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Political notebook

Transportation bill

The House passed a transportation finance plan 101-30 late Wednesday, although its author acknowledged it is not enough to meet state needs.

"We really wanted to have a bill that would move the state significantly forward for our commerce, for our businesses, for our job creation, for mobility, for jobs," said Rep. Frank Hornstein, DFL-Minneapolis. "And we don't quite have that bill here before us. But I'm optimistic and hopeful we're going to get there."

Transportation proposals in the House and Senate were scaled back after Gov. Mark Dayton said he would not support a gas tax.

The proposal does allow all Minnesota counties to establish a wheelage tax, charging up to $10 each year per vehicle to fund road and bridge projects, and authorizes greater Minnesota counties to set up optional sales taxes and put funds toward transit projects.

The bill would spend about $1.7 billion on road and bridge construction over the next two years and increase greater Minnesota transit spending by $11.6 million.

It also increases the driver's license filing fee from $5 to $8.

Sick leave changed

Workers would be able to use their sick leave to care for a child, spouse, sibling, parent or grandparent under a bill the House approved 100-31 Thursday.

The AARP praised the proposed change.

"Without access to paid sick leave, too many caregivers have been forced to choose between the care of their loved one and the economic security of their family," state director Michele Kimball of AARP said. "Today's bipartisan House vote will change that once and for all."

The Senate has approved a similar bill, and the differences must be ironed out before final approval.

American Indian memorial

A plaque honoring Minnesota American Indian veterans will be installed in the Capitol grounds' court of honor.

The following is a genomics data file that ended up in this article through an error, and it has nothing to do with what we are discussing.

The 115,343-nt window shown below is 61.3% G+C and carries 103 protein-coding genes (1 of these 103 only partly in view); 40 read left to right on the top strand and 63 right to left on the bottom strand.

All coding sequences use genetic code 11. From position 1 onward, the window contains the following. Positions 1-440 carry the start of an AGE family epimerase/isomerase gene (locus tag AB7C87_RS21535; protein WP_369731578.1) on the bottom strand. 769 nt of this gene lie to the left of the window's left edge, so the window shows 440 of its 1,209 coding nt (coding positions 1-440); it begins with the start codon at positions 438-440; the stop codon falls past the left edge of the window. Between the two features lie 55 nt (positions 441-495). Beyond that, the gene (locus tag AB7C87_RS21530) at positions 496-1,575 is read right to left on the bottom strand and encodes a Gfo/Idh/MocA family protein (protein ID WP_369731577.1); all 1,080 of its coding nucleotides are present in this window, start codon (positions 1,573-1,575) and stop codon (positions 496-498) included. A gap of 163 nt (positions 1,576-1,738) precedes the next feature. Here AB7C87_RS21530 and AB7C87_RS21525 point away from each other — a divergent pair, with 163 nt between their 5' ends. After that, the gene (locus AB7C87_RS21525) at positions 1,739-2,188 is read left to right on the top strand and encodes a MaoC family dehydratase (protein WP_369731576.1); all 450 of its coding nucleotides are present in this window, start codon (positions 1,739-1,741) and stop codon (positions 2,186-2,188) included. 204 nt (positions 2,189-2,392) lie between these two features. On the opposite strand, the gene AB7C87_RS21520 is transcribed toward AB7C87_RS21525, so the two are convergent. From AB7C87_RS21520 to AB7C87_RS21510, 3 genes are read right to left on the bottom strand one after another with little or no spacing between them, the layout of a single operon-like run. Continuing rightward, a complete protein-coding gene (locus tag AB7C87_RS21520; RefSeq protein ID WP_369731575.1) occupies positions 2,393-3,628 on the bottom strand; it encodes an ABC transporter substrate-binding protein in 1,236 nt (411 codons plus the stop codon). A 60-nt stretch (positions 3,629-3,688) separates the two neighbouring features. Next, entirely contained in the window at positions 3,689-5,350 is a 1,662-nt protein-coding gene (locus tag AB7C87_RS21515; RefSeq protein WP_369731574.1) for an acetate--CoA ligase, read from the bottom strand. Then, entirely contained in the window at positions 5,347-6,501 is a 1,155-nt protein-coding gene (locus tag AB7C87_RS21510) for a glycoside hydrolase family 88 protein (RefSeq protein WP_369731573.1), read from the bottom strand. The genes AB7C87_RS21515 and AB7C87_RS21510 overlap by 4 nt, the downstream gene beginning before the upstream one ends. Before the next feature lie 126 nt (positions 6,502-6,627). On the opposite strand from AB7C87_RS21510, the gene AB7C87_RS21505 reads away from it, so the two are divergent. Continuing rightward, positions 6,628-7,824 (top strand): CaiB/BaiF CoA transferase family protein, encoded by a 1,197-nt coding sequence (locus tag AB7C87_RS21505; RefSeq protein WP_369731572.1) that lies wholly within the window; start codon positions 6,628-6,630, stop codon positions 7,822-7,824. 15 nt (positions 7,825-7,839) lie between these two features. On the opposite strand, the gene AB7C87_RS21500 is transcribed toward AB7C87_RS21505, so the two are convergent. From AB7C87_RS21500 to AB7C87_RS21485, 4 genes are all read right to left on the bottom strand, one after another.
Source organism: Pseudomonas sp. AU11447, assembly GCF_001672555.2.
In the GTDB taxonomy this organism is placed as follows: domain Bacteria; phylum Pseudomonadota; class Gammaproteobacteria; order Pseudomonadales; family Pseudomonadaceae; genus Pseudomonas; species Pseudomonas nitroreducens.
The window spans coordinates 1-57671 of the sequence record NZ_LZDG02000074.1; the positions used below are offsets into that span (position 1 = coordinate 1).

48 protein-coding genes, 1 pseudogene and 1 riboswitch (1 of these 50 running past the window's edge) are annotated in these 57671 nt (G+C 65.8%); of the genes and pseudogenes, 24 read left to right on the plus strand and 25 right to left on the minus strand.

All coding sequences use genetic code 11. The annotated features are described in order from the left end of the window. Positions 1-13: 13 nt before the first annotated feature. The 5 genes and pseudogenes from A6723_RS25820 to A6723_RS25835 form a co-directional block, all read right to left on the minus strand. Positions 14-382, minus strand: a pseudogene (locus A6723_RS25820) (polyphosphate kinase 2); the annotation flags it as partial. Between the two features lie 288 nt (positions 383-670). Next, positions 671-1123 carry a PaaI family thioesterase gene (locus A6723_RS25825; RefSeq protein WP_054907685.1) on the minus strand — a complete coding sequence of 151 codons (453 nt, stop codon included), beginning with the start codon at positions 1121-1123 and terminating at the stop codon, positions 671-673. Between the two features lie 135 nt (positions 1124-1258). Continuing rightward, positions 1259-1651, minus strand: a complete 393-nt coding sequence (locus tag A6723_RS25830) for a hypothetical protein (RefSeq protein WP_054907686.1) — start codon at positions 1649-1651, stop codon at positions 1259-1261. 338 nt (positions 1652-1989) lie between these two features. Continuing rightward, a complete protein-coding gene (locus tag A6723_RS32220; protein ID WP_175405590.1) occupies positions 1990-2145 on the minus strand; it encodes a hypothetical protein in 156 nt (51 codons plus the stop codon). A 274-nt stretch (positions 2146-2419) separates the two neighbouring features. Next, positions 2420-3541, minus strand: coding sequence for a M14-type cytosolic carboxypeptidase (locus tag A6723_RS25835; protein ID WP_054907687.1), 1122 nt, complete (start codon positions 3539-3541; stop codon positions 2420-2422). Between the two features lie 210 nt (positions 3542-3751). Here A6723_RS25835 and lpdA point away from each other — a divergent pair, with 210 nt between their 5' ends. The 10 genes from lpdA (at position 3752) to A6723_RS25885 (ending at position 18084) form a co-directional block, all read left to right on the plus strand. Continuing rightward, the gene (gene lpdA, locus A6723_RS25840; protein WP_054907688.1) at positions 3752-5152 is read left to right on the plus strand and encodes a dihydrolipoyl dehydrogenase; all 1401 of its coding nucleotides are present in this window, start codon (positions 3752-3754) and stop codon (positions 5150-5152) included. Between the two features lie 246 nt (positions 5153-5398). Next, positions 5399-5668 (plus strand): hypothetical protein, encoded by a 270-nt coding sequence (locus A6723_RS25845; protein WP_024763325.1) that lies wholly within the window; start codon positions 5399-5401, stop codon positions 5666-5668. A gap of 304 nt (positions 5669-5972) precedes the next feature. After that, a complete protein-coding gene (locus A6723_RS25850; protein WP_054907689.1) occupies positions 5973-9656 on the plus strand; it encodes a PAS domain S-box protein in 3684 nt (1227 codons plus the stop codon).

A law allowing the plaque, sponsored by Rep. John Persell, DFL-Bemidji, and Sen. Rod Skoe, DFL-Clearbrook, was signed Wednesday by Gov. Mark Dayton.

Power of attorney form

Gov. Mark Dayton signed a law Wednesday aimed at more clearly explaining the role of a power of attorney on paperwork.

The document is often used to set out financial responsibilities in preparation for future possible incapacitation or inability to make such decisions.

The law also prohibits the person taking over power of attorney from giving himself or herself money unless authorized to do so and caps gifts to others.

False 911 penalties

Rep. Steve Simon, DFL-Hopkins, and Sen. Susan Kent, DFL-Woodbury, sponsored the bill that also labels a second offense as a gross misdemeanor and three or more as a felony.

Nursing home fights

One of the strongest legislative debates this year has been over nursing home funding.

Rural legislators, in particular, have fought for more nursing home money, especially for the workers who have not received raises in four years.

Freshman Rep. Jay McNamar, DFL-Elbow Lake, is an example. "The major concern I had throughout this session with health and human services was the need to get nursing home and long-term care workers a pay increase," he said. "The work these people do is honorable and it requires a lot of sacrifice."

The House does better than the Senate when it comes to giving nursing home workers raises. The debate will be a prime concern as negotiators merge House, Senate and governor health funding plans.

Minimum wage vote

House leaders say they plan to vote on a bill raising the state minimum wage in the next week, but no decision has been made as to when a vote will come on allowing gay marriages.

The House and Senate have passed a series of spending bills, leaving the only money bills without votes as a measure funding public works projects and another that would fund a variety of arts and outdoors projects with sales tax proceeds.

Democratic legislative leaders, who control the House and Senate, said they would not take up policy issues such as gay marriage and minimum wage until after budget bills passed.

Goodbye, Capitol

Capitol reporters have been told they will be booted from their hot, stuffy and moldy basement offices this summer if lawmakers approve a $109 million Capitol renovation request in May.

They will be gone at least two years as renovators work their way through the Capitol.

Their temporary location, "swing space" is what state officials call it, will be in the Centennial Building, a block away from the Capitol.

-- Compiled by Don Davis and Danielle Killey, Forum News Service